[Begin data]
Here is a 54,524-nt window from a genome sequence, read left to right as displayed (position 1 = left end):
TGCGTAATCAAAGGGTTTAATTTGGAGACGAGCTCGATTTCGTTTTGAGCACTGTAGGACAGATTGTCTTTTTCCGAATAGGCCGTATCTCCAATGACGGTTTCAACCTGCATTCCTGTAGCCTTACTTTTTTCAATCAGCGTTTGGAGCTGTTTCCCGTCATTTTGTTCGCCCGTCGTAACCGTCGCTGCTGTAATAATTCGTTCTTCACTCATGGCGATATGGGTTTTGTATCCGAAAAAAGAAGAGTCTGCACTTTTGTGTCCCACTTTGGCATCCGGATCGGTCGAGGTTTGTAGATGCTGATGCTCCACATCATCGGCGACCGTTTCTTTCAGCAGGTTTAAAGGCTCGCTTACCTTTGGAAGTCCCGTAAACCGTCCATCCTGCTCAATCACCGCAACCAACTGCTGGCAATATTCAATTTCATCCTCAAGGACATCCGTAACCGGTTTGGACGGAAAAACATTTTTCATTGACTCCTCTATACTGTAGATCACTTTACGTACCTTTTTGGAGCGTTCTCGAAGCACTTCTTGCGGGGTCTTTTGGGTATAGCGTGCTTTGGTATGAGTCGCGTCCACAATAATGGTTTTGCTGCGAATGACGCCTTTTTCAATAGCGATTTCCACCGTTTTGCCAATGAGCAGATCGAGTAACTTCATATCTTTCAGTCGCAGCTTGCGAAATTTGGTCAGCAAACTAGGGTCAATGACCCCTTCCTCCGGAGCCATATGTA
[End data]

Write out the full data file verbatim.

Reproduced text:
Here is a 54,524-nt window from a genome sequence, read left to right as displayed (position 1 = left end):
TGCGTAATCAAAGGGTTTAATTTGGAGACGAGCTCGATTTCGTTTTGAGCACTGTAGGACAGATTGTCTTTTTCCGAATAGGCCGTATCTCCAATGACGGTTTCAACCTGCATTCCTGTAGCCTTACTTTTTTCAATCAGCGTTTGGAGCTGTTTCCCGTCATTTTGTTCGCCCGTCGTAACCGTCGCTGCTGTAATAATTCGTTCTTCACTCATGGCGATATGGGTTTTGTATCCGAAAAAAGAAGAGTCTGCACTTTTGTGTCCCACTTTGGCATCCGGATCGGTCGAGGTTTGTAGATGCTGATGCTCCACATCATCGGCGACCGTTTCTTTCAGCAGGTTTAAAGGCTCGCTTACCTTTGGAAGTCCCGTAAACCGTCCATCCTGCTCAATCACCGCAACCAACTGCTGGCAATATTCAATTTCATCCTCAAGGACATCCGTAACCGGTTTGGACGGAAAAACATTTTTCATTGACTCCTCTATACTGTAGATCACTTTACGTACCTTTTTGGAGCGTTCTCGAAGCACTTCTTGCGGGGTCTTTTGGGTATAGCGTGCTTTGGTATGAGTCGCGTCCACAATAATGGTTTTGCTGCGAATGACGCCTTTTTCAATAGCGATTTCCACCGTTTTGCCAATGAGCAGATCGAGTAACTTCATATCTTTCAGTCGCAGCTTGCGAAATTTGGTCAGCAAACTAGGGTCAATGACCCCTTCCTCCGGAGCCATATGTA